l Rationale and Purpose

u    Major effects of using standardized textbooks:

        1. Homogeneous language ability

        2. Restricted scope of learning

u    Possible reasons for non-communicative nature of learning: 

        1. Structure-oriented textbook content

        2. Test-oriented teaching and learning

u Possible impact of new textbook policy (2002):

    more communication-oriented, heterogeneous language skills of students

u Purpose of the study:

         Measure the difference of student performance:

  •   Basic Competence English Test (achievement)
  •   Global English Test

   (standardized, communication-oriented)

   *only reading ability was measured

l Communicative Competence

Models of communicative competence

u Canale and Swain (1981)

u Bachman & Palmer (1996)

u Anderson (1983)

u Morrow (1979)

         common ground:

   communicative competence      

    = know-that (declarative knowledge) + know-how (procedural knowledge)

         e.g., TOEFL iBT


l Communicative Language Teaching (CLT)

Principles of communicative language teaching

u Communicative ability > language forms

u Emphasis on activities and interaction

u Learner-centered learning

u Accuracy & fluency (both essential, but the former should not be overemphasized with beginners)

u Creating an English learning environment (teachers)

l  Development of English Textbooks in Taiwan 

u 1985~1994 (single, standardized)

   Structural syllabus:  

   highly structure-oriented

u 1994~2002 (single, standardized)

   Structures and functions  syllabus (communicative function, topic, grammar):

    mainstream cultures only, too homogenous,     dialogue activities with audio-lingual orientation (pattern drills, structure-oriented still)

u 2002~ (open)

   Major purposes:

     1. diversify course contents

     2. improve the quality of textbooks  

     3. professional independence of teachers


     1. difficulty control (often too difficult)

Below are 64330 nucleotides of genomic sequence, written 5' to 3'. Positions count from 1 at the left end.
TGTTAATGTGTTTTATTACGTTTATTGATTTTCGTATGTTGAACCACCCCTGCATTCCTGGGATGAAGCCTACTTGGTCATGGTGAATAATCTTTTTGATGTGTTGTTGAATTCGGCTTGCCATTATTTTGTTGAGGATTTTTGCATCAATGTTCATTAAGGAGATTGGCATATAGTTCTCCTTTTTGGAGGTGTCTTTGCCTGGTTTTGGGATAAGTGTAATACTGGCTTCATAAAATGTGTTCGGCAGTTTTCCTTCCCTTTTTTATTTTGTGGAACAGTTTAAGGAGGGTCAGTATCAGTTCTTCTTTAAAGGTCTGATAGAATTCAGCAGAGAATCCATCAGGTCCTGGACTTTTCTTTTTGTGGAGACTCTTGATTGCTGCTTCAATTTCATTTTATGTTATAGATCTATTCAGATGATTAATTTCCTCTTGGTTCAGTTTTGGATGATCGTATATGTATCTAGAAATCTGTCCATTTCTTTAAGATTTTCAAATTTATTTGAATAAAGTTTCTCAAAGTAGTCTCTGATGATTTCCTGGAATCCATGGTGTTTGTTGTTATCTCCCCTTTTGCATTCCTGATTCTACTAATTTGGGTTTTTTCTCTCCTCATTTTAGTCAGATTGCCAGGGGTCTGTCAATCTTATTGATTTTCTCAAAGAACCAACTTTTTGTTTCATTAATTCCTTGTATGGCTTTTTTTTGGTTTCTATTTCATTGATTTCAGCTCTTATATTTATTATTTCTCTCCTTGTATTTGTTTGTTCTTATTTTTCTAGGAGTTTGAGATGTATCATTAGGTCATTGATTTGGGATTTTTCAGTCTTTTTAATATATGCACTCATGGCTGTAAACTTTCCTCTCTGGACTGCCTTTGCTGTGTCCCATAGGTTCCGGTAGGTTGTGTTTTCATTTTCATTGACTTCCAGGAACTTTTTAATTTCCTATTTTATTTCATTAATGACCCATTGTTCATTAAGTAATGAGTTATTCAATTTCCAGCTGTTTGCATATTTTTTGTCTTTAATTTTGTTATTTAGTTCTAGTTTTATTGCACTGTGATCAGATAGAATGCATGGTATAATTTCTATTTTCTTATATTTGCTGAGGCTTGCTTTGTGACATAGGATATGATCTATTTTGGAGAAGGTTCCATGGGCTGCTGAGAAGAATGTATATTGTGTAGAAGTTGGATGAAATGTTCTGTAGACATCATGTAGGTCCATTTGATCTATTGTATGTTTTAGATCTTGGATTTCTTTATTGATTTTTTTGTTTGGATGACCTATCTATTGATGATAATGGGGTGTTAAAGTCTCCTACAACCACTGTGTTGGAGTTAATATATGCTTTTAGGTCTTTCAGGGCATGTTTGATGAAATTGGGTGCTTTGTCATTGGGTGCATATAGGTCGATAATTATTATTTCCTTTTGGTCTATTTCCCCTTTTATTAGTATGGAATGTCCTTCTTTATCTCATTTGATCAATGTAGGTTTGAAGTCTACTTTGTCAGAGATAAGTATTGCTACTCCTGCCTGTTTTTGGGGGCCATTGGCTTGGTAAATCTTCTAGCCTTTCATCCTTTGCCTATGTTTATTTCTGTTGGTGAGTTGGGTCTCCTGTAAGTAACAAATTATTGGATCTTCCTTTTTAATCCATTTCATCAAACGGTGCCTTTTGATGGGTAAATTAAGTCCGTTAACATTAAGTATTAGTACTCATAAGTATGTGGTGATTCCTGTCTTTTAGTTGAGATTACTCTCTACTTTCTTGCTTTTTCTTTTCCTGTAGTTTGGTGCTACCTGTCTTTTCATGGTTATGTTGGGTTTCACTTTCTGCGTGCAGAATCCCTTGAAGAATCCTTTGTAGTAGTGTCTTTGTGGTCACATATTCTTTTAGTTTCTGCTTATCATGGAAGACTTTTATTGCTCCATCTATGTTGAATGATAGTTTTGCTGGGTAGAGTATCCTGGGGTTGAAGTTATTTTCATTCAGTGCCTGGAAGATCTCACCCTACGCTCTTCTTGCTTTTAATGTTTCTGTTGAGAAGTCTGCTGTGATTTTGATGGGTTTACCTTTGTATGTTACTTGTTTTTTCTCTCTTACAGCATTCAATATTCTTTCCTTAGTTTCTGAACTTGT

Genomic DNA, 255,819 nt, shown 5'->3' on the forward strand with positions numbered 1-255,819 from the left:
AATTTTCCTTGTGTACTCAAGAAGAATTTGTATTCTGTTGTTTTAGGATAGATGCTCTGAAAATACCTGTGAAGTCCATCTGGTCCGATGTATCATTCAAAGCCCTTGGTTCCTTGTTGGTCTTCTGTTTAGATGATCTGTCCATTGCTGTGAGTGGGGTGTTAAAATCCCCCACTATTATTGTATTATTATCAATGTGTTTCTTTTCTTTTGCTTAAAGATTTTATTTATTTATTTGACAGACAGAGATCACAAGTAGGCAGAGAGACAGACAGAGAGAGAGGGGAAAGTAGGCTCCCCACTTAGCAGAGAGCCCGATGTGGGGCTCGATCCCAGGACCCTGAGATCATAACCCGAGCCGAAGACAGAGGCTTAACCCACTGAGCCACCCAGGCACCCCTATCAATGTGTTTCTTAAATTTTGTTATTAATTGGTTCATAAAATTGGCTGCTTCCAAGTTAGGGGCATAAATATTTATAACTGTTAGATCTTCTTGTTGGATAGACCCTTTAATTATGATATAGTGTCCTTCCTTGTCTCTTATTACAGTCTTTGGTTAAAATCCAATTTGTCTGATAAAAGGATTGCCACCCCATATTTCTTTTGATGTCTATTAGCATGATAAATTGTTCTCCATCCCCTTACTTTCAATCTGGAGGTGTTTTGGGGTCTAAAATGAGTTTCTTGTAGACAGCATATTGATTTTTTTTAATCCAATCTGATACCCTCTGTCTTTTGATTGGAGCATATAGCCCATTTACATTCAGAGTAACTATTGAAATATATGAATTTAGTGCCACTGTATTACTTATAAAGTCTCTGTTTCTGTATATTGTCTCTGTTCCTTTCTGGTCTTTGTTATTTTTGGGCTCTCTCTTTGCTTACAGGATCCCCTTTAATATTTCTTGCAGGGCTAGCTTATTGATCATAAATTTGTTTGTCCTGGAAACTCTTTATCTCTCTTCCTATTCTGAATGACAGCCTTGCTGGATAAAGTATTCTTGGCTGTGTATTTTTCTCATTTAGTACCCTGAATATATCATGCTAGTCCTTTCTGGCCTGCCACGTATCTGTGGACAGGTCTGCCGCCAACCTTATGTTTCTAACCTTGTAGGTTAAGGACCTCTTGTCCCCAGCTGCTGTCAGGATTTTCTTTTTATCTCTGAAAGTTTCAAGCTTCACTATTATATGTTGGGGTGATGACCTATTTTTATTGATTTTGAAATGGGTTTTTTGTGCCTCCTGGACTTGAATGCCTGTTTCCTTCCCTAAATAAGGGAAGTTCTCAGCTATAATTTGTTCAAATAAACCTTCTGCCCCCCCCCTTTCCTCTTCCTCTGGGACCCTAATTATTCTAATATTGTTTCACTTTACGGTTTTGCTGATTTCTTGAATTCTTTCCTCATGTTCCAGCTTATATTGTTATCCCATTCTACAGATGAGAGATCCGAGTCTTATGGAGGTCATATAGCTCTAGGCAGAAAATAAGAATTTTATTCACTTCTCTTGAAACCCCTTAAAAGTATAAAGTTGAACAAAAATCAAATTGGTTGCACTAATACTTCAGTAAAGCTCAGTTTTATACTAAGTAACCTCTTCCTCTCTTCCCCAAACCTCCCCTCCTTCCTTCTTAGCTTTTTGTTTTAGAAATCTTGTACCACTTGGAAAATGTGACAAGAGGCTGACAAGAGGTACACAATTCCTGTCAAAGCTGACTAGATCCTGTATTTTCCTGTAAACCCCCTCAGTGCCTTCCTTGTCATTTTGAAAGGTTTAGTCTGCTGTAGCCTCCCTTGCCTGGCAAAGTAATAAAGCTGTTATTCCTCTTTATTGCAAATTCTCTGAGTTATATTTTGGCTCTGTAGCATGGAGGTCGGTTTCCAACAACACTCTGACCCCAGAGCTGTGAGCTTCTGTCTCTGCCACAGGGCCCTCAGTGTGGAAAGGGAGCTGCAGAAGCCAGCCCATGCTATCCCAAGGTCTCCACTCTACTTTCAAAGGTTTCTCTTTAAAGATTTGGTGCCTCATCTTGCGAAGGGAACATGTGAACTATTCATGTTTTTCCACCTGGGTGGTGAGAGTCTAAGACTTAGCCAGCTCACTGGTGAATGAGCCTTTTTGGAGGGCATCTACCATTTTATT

2. cram schools &  reference books

     3. heavier learning burden


l  Teachers Beliefs and Practice

u 1994~2002

         CLT known, approved, appreciated, but rarely practiced

    factors (in ascending order):  exam pressure, textbooks, teachers knowledge of CLT,  teachers English proficiency and skills

u 2002~

         CLT used slightly more, but exam pressure still an influential factor

    e.g., rote learning of texts and dialogues considered necessary by half of the teachers


l  Methodology

u Instruments:

   3936 first year senior high school students

      1. randomly selected,  4 different    

          schools, 4 different geographical

          locations (Northern, Southern, Eastern

          and Central Taiwan)

      2. BCET already taken 3 months before the



u Instruments:

  1.  Basic Competence English Test (BCET)
  2.  Global English Test (GET)
  3.  General English Proficiency Test (GEPT)
  4. Questionnaires (accompanying GET)
  5. Interviews
  6. Pearson Product-moment 
  7. t-test


u Data collection

         BCET (July, 2005) summer (3 months)

   GET/GEPT (October, 2005, 1 week interval)

   questionnaires (with GET) interviews

   (hours after the test)

l  Result and Discussion

Observation & interpretation (Pearson r ) :

u GET significantly related to BCET (r = .684)

u GET and GEPT highly correlated (r = .860)

    both effective in measuring reading performance

u GEPT and BCET highly correlated (r = . 815)

    GEPT better predicts performance in BCET than GET


l  Result and Discussion

Observation & interpretation (t test )

u Student performance better in GEPT than in GET

    → less able in taking a criterion-referenced and communication-oriented test than a cognitive and academic-oriented test (GEPT)

    great potential of applying learned knowledge when facing real-life communication tasks, but communicative and functional skills needed in every day language use have show room for improvement

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